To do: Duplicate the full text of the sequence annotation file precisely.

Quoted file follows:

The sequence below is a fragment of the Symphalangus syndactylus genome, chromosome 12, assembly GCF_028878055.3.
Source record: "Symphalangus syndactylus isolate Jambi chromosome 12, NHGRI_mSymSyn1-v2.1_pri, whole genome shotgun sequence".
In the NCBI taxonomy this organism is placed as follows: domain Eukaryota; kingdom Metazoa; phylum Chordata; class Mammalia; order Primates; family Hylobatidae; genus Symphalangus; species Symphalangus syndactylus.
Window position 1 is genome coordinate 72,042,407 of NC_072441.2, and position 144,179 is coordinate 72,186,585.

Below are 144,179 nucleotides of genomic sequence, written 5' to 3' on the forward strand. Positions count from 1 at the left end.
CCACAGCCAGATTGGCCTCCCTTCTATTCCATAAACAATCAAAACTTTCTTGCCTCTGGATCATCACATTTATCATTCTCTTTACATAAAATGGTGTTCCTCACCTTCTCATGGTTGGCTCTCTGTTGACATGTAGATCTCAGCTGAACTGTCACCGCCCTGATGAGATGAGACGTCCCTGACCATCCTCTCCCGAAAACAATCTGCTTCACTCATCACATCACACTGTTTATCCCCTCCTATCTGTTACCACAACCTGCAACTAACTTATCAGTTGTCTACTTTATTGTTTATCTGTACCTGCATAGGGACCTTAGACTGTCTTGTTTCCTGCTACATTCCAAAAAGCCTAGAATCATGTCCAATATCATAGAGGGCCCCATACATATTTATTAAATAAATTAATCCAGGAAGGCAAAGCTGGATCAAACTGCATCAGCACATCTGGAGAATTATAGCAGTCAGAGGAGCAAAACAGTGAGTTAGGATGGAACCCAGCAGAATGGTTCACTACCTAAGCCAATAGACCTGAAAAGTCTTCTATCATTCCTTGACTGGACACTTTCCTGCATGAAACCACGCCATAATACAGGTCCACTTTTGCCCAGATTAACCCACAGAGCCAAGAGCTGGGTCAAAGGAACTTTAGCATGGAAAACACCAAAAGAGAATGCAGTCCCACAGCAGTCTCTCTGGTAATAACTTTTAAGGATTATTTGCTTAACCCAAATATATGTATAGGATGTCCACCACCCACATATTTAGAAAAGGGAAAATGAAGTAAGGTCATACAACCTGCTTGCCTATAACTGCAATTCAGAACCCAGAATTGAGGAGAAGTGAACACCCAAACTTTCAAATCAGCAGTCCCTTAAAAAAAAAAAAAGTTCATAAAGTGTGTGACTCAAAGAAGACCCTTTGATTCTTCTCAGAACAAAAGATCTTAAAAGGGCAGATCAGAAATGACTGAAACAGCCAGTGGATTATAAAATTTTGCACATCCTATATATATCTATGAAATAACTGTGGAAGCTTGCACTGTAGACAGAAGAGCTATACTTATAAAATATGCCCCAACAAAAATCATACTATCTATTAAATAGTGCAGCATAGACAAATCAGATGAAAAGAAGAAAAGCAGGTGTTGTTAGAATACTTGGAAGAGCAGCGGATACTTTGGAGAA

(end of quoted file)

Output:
The sequence below is a fragment of the Symphalangus syndactylus genome, chromosome 12, assembly GCF_028878055.3.
Source record: "Symphalangus syndactylus isolate Jambi chromosome 12, NHGRI_mSymSyn1-v2.1_pri, whole genome shotgun sequence".
In the NCBI taxonomy this organism is placed as follows: domain Eukaryota; kingdom Metazoa; phylum Chordata; class Mammalia; order Primates; family Hylobatidae; genus Symphalangus; species Symphalangus syndactylus.
Window position 1 is genome coordinate 72,042,407 of NC_072441.2, and position 144,179 is coordinate 72,186,585.

Below are 144,179 nucleotides of genomic sequence, written 5' to 3' on the forward strand. Positions count from 1 at the left end.
CCACAGCCAGATTGGCCTCCCTTCTATTCCATAAACAATCAAAACTTTCTTGCCTCTGGATCATCACATTTATCATTCTCTTTACATAAAATGGTGTTCCTCACCTTCTCATGGTTGGCTCTCTGTTGACATGTAGATCTCAGCTGAACTGTCACCGCCCTGATGAGATGAGACGTCCCTGACCATCCTCTCCCGAAAACAATCTGCTTCACTCATCACATCACACTGTTTATCCCCTCCTATCTGTTACCACAACCTGCAACTAACTTATCAGTTGTCTACTTTATTGTTTATCTGTACCTGCATAGGGACCTTAGACTGTCTTGTTTCCTGCTACATTCCAAAAAGCCTAGAATCATGTCCAATATCATAGAGGGCCCCATACATATTTATTAAATAAATTAATCCAGGAAGGCAAAGCTGGATCAAACTGCATCAGCACATCTGGAGAATTATAGCAGTCAGAGGAGCAAAACAGTGAGTTAGGATGGAACCCAGCAGAATGGTTCACTACCTAAGCCAATAGACCTGAAAAGTCTTCTATCATTCCTTGACTGGACACTTTCCTGCATGAAACCACGCCATAATACAGGTCCACTTTTGCCCAGATTAACCCACAGAGCCAAGAGCTGGGTCAAAGGAACTTTAGCATGGAAAACACCAAAAGAGAATGCAGTCCCACAGCAGTCTCTCTGGTAATAACTTTTAAGGATTATTTGCTTAACCCAAATATATGTATAGGATGTCCACCACCCACATATTTAGAAAAGGGAAAATGAAGTAAGGTCATACAACCTGCTTGCCTATAACTGCAATTCAGAACCCAGAATTGAGGAGAAGTGAACACCCAAACTTTCAAATCAGCAGTCCCTTAAAAAAAAAAAAAGTTCATAAAGTGTGTGACTCAAAGAAGACCCTTTGATTCTTCTCAGAACAAAAGATCTTAAAAGGGCAGATCAGAAATGACTGAAACAGCCAGTGGATTATAAAATTTTGCACATCCTATATATATCTATGAAATAACTGTGGAAGCTTGCACTGTAGACAGAAGAGCTATACTTATAAAATATGCCCCAACAAAAATCATACTATCTATTAAATAGTGCAGCATAGACAAATCAGATGAAAAGAAGAAAAGCAGGTGTTGTTAGAATACTTGGAAGAGCAGCGGATACTTTGGAGAA